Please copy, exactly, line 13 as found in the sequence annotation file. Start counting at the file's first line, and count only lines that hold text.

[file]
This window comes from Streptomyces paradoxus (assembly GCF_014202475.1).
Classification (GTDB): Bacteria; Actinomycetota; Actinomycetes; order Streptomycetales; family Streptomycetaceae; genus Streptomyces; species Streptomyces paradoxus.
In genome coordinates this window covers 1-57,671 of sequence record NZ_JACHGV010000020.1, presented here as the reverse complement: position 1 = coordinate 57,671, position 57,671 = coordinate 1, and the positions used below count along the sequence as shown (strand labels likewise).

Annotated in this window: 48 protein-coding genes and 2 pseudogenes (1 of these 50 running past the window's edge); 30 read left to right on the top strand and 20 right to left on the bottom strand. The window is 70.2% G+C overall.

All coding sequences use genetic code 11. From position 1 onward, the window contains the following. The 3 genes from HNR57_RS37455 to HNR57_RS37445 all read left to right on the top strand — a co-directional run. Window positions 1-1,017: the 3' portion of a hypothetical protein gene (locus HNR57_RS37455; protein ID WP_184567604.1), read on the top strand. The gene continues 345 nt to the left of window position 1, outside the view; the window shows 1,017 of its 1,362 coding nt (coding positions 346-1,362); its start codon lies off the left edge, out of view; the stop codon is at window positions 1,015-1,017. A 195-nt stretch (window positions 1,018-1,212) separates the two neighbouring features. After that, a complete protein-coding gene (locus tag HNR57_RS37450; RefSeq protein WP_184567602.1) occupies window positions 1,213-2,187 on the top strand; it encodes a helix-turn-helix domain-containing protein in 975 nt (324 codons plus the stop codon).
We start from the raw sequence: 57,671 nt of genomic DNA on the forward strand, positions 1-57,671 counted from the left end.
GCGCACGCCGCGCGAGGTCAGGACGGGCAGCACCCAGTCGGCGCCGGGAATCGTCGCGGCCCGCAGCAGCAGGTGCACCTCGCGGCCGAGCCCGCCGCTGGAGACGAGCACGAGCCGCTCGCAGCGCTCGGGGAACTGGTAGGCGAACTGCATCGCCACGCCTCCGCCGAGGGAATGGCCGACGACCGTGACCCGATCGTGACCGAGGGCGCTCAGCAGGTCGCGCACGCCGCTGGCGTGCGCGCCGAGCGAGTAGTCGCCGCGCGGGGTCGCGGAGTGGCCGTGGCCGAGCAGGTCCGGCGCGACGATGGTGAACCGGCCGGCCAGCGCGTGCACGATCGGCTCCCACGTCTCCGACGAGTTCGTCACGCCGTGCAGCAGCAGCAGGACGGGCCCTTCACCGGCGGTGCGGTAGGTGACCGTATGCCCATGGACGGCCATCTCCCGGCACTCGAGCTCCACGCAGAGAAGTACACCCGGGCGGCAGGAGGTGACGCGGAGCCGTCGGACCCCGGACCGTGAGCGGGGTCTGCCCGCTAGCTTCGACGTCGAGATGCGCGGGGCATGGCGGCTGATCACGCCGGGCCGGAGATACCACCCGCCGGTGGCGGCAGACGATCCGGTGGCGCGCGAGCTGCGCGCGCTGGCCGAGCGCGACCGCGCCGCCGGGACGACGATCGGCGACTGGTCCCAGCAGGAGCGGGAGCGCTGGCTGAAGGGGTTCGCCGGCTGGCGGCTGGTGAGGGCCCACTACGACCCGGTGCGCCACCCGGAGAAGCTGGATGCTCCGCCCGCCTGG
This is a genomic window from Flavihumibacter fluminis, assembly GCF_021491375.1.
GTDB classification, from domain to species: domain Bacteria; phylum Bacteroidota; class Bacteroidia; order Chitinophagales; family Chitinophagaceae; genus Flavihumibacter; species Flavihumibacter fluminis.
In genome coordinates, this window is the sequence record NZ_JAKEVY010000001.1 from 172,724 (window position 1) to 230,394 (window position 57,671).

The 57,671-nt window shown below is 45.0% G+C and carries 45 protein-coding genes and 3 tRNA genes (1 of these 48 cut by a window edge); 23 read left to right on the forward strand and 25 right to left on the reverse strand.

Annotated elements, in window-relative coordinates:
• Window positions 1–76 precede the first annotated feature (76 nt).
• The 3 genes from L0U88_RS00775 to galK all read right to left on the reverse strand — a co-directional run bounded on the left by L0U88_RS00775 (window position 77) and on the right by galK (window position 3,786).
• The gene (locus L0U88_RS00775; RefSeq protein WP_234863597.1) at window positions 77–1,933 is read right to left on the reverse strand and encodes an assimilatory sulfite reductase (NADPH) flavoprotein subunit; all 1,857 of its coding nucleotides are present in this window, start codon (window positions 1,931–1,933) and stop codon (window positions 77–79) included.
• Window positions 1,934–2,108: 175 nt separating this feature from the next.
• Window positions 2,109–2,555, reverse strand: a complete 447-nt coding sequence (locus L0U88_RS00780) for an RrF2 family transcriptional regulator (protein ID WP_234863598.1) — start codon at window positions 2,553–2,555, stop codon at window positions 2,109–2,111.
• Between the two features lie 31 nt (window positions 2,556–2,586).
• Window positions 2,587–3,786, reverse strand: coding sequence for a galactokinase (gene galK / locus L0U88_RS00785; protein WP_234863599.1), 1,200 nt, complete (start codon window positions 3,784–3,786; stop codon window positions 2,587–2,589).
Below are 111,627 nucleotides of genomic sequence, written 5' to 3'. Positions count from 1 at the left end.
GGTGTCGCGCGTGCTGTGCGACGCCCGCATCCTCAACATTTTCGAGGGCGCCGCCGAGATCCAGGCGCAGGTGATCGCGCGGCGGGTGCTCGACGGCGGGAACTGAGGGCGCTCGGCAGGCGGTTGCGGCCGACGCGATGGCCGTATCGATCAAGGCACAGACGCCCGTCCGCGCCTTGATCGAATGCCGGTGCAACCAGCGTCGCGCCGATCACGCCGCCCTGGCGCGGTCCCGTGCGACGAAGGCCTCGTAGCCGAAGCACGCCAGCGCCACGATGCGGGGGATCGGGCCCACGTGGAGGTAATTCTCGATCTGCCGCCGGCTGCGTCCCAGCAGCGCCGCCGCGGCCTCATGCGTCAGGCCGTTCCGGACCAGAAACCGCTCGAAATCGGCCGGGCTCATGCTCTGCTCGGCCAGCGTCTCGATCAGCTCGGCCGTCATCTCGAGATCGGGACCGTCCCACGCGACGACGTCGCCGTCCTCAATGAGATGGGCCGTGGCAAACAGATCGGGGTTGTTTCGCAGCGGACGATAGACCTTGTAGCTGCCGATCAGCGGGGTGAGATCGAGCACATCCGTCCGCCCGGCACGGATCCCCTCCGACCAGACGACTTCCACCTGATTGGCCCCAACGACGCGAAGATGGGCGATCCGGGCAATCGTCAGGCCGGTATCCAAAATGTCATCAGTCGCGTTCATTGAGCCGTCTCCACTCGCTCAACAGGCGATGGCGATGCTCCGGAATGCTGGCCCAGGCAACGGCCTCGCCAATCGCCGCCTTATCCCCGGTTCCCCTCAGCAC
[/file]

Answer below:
• Window positions 1–76 precede the first annotated feature (76 nt).